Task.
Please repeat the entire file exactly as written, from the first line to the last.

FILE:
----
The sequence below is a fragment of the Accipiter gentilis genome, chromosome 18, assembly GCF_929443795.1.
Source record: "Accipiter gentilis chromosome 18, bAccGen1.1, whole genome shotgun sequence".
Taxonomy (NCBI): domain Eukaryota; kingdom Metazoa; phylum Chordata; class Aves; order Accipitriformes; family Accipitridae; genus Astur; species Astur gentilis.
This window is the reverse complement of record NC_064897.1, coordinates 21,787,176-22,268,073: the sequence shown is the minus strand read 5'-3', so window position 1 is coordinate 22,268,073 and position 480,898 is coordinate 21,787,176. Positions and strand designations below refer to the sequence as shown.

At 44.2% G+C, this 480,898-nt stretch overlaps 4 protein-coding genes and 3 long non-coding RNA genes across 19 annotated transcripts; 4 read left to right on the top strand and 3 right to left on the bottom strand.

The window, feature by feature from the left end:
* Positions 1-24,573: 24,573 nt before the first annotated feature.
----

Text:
The sequence below is a fragment of the Accipiter gentilis genome, chromosome 18, assembly GCF_929443795.1.
Source record: "Accipiter gentilis chromosome 18, bAccGen1.1, whole genome shotgun sequence".
Taxonomy (NCBI): domain Eukaryota; kingdom Metazoa; phylum Chordata; class Aves; order Accipitriformes; family Accipitridae; genus Astur; species Astur gentilis.
This window is the reverse complement of record NC_064897.1, coordinates 21,787,176-22,268,073: the sequence shown is the minus strand read 5'-3', so window position 1 is coordinate 22,268,073 and position 480,898 is coordinate 21,787,176. Positions and strand designations below refer to the sequence as shown.

At 44.2% G+C, this 480,898-nt stretch overlaps 4 protein-coding genes and 3 long non-coding RNA genes across 19 annotated transcripts; 4 read left to right on the top strand and 3 right to left on the bottom strand.

The window, feature by feature from the left end:
* Positions 1-24,573: 24,573 nt before the first annotated feature.